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May 11, 2004

Deaf Pupils Accuse Nuns of Abuse at Mass. School

From: Wired News - May 11, 2004

By Greg Frost

BOSTON (Reuters) - Roman Catholic nuns subjected students at a Boston-area school for the deaf to sexual, physical and mental abuse -- including rape -- according to a lawsuit filed on Tuesday.

More than two years after a pedophile priest scandal erupted in the Archdiocese of Boston, attorney Mitchell Garabedian filed a lawsuit on behalf of nine former students of the Boston School for the Deaf, which closed in 1994.

The lawsuit, which seeks unspecified monetary damages, charges that nuns at the school, along with a priest and other unidentified staff members, abused students between 1944 and 1977.

Garabedian said some of the abuse may have been punishment for students who tried to use sign language to communicate.

He said the Boston School for the Deaf neither taught nor tolerated the use of sign language, and instead encouraged pupils to use oral language.

"They were supposed to receive an education. Instead they were sexually molested, physically abused and mentally tormented," Garabedian told a news conference where he was flanked by some two dozen former pupils.

"If they were caught using American Sign Language, they would be punished. Some would have their hands tied behind their backs for a couple of hours," he said, adding more lawsuits may follow. "This is ugly."

Some plaintiffs said nuns shoved their heads down toilet bowls. Others accused nuns of washing out their mouths with soap. Some said they were beaten, crammed into tiny lockers or forced to stand in dark closets.


Until it closed, the Randolph, Massachusetts, school was staffed by members of the Sisters of Saint Joseph, a religious community that traces its roots to 17th-century France.

The nuns said they only learned of the allegations when the complaint was made public, and that they would begin an immediate investigation.

"With respect to the accusations of abuse against our sisters and others ... we will proceed with sensitivity and dignity for the alleged abused and with a sincere reverence for the truth and respect for civil and canon law," the Sisters of Saint Joseph of Boston said in a statement.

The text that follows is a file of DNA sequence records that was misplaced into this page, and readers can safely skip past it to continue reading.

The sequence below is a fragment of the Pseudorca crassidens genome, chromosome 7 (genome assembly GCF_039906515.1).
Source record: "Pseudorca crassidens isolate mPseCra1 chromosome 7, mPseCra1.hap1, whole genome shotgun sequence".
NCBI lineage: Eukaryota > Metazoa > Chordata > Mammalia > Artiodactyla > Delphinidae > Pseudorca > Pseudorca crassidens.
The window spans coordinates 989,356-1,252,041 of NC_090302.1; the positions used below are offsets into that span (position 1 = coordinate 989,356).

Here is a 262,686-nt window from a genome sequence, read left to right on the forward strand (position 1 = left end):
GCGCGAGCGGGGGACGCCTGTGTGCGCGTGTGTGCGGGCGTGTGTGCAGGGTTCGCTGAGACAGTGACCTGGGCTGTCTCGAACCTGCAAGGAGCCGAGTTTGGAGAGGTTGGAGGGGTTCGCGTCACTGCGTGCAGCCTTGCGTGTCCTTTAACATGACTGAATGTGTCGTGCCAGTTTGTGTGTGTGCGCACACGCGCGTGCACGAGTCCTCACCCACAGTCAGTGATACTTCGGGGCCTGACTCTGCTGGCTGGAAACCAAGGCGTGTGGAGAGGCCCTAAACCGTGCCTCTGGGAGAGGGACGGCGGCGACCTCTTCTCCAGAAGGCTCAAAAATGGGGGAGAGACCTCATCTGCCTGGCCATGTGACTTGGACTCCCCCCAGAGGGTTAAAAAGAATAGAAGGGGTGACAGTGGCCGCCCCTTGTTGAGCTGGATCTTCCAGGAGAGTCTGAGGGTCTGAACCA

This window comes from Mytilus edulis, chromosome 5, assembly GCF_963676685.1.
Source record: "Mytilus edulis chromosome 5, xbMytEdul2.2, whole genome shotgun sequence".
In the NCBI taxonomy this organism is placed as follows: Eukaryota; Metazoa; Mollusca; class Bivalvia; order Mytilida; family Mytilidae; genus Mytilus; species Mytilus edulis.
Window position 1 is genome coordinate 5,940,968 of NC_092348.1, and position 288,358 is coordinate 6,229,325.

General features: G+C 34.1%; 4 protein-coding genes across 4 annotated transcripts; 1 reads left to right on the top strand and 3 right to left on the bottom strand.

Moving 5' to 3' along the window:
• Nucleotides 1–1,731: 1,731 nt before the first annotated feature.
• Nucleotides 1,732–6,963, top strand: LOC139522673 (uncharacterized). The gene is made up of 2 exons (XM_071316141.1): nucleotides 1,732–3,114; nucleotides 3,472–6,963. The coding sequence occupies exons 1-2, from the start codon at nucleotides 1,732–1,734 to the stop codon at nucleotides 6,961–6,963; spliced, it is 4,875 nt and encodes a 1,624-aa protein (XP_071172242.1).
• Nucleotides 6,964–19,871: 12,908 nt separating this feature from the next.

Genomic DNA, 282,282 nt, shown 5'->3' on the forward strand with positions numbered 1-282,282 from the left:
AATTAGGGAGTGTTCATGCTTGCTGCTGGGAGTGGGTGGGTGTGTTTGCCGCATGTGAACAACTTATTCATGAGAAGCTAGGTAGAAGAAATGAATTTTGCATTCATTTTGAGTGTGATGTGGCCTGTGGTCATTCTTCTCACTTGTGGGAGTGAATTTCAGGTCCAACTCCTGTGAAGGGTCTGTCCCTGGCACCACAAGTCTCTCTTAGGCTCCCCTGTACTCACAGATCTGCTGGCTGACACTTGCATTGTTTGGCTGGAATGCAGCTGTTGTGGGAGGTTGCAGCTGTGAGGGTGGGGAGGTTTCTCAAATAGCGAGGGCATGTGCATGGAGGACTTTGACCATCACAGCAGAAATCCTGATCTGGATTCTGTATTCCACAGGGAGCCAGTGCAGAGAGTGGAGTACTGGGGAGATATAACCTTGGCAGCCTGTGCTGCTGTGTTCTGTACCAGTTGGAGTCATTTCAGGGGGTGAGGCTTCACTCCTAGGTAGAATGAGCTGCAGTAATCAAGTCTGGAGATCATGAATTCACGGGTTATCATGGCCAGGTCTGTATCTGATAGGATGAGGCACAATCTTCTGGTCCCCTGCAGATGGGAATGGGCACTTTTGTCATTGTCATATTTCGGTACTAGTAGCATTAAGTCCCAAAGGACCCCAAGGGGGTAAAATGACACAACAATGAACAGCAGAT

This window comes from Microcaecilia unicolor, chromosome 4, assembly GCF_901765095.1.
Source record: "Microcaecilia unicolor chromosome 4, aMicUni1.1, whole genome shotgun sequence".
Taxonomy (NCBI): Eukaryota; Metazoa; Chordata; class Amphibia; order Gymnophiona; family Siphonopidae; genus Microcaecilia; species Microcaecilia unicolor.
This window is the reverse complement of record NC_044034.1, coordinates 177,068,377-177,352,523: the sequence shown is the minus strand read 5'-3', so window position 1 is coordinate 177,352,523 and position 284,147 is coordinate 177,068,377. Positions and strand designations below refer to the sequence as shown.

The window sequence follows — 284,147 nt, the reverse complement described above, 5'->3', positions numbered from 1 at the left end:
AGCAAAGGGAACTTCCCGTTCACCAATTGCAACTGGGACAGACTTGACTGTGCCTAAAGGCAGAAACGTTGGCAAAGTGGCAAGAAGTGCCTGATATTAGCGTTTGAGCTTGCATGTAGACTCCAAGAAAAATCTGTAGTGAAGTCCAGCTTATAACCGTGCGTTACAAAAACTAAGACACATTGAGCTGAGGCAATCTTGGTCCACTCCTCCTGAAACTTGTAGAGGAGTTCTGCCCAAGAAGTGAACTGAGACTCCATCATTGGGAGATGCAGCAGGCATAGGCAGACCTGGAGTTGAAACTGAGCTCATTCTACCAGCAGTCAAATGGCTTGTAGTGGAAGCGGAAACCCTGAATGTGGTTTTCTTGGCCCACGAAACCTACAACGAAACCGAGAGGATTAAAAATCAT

A spokesman for the Boston archdiocese, which was not named in the complaint, said the church could not do anything until it received a copy of the lawsuit.

Several plaintiffs said they tried to complain to other nuns or their parents but in many cases their pleas were ignored or elicited further punishment.

James Sullivan said in 1960, when he was about 12, a nun slapped him across the face and smashed his head into a window, which broke. The nun also forced him to pull his pants down in front of his classmates, hit him with a yardstick, and pulled his hair, he said.

He tried to tell his parents, but they would not listen.

"My parents loved the teachers and the principal. ... They felt that the nuns were right," Sullivan, speaking through a sign language interpreter, told reporters.

"It made me furious. I had a horrible temper," added the former pupil. "I really don't know who I am to this day."

The lawsuit also said Sullivan was repeatedly raped in the dormitory room by older students at the school.

Plaintiff Violet Guertin said another nun digitally raped her when she was between 7 and 8 years old. Guertin said the nun confined her to dark closets for long periods and forced her head under water in a toilet bowl until she passed out.

Another plaintiff, Paul Larocque, said a nun fondled his genitals when he was about 7.

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